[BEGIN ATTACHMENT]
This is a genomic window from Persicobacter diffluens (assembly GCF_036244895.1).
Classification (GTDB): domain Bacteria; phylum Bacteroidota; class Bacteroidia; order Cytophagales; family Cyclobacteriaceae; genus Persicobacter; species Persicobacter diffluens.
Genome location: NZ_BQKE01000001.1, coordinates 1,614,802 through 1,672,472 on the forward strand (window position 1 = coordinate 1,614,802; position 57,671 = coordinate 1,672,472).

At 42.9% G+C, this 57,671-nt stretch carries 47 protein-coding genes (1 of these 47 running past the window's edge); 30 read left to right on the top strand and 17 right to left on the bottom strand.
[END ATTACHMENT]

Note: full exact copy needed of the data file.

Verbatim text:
This is a genomic window from Persicobacter diffluens (assembly GCF_036244895.1).
Classification (GTDB): domain Bacteria; phylum Bacteroidota; class Bacteroidia; order Cytophagales; family Cyclobacteriaceae; genus Persicobacter; species Persicobacter diffluens.
Genome location: NZ_BQKE01000001.1, coordinates 1,614,802 through 1,672,472 on the forward strand (window position 1 = coordinate 1,614,802; position 57,671 = coordinate 1,672,472).

At 42.9% G+C, this 57,671-nt stretch carries 47 protein-coding genes (1 of these 47 running past the window's edge); 30 read left to right on the top strand and 17 right to left on the bottom strand.